Senior Life

News & information for the seniors in our community

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Social Security FAQs on retirement and Medicare

By Judith Bartels, Social Security district manager in Springfield

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[April 30, 2012]  RETIREMENT -- Question: How long does it take to complete the online application for Social Security retirement benefits?

It can take as little as 15 minutes to complete the online application. In most cases, once your application is submitted electronically, you're done. There are no forms to sign and usually no documentation to mail in. Social Security will process your application and contact you if any further information is needed. There's no need to drive to a local Social Security office or wait for an appointment with a Social Security representative. To retire online, go to

 I have never worked, but my spouse has. What will my Social Security benefit be?
You can be entitled to as much as one-half of your spouse's benefit amount if you start your benefits when you reach full retirement age. If you want to get Social Security retirement benefits before you reach full retirement age, the amount of your benefit will be reduced. The amount of reduction depends on when you will reach full retirement age.

For example, if your full retirement age is 66, you can get 35 percent of your spouse's unreduced benefit at age 62. The amount of your benefit increases at later ages up to the maximum of 50 percent if you retire at full retirement age. However, if you are taking care of a child who is under age 16 or who gets Social Security disability benefits, you get full benefits, regardless of your age. Learn more at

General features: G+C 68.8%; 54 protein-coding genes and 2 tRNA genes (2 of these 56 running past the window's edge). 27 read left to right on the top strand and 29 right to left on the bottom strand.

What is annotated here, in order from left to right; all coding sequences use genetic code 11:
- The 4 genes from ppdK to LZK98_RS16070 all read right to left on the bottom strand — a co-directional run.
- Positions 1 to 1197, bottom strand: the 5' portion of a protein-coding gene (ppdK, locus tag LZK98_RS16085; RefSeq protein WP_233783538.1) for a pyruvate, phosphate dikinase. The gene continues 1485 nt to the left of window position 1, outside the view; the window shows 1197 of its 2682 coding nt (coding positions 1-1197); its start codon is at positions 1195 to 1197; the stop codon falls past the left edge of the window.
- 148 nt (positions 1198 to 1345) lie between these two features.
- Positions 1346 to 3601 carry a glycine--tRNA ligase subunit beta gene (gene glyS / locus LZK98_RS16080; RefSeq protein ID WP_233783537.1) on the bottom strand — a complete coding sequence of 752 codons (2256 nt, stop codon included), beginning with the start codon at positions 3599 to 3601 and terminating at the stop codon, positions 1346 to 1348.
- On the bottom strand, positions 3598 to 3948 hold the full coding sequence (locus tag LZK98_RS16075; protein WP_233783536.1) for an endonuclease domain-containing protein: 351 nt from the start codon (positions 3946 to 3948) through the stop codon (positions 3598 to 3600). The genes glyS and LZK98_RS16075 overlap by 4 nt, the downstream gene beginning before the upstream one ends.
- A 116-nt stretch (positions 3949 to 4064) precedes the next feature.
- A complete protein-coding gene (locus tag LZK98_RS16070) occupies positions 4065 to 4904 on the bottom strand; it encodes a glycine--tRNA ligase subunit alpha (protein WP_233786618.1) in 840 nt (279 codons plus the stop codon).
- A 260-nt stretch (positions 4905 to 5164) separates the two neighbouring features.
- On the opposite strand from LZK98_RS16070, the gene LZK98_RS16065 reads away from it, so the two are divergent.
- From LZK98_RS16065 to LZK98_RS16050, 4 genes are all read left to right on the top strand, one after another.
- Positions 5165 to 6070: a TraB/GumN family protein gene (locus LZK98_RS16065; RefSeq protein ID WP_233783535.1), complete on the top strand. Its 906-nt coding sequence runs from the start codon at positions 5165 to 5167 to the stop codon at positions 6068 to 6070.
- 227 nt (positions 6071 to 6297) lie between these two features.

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My mom is interested in getting help with her Medicare Part D prescription costs, but she has about $10,000 in the bank. Would she still be eligible?

Based solely on the bank account balance you mention, yes. However, there are other factors to consider as well, including your mom's income. If your mother has other resources, they may be included too. This year a person's total resources are, in most cases, limited to $13,070 (or $26,120 if married and living with spouse) to qualify for Extra Help with Medicare prescription drug costs. The resource limits shown on the application include a $1,500 per person exclusion for burial purposes. Resources include the value of the things you own, such as real estate (other than the place you live), cash, bank accounts, stocks, bonds, and retirement accounts like IRAs or 401ks. There are exceptions. Read more about how to qualify and apply for the Extra Help at

[By JUDITH BARTELS, Social Security district manager in Springfield]

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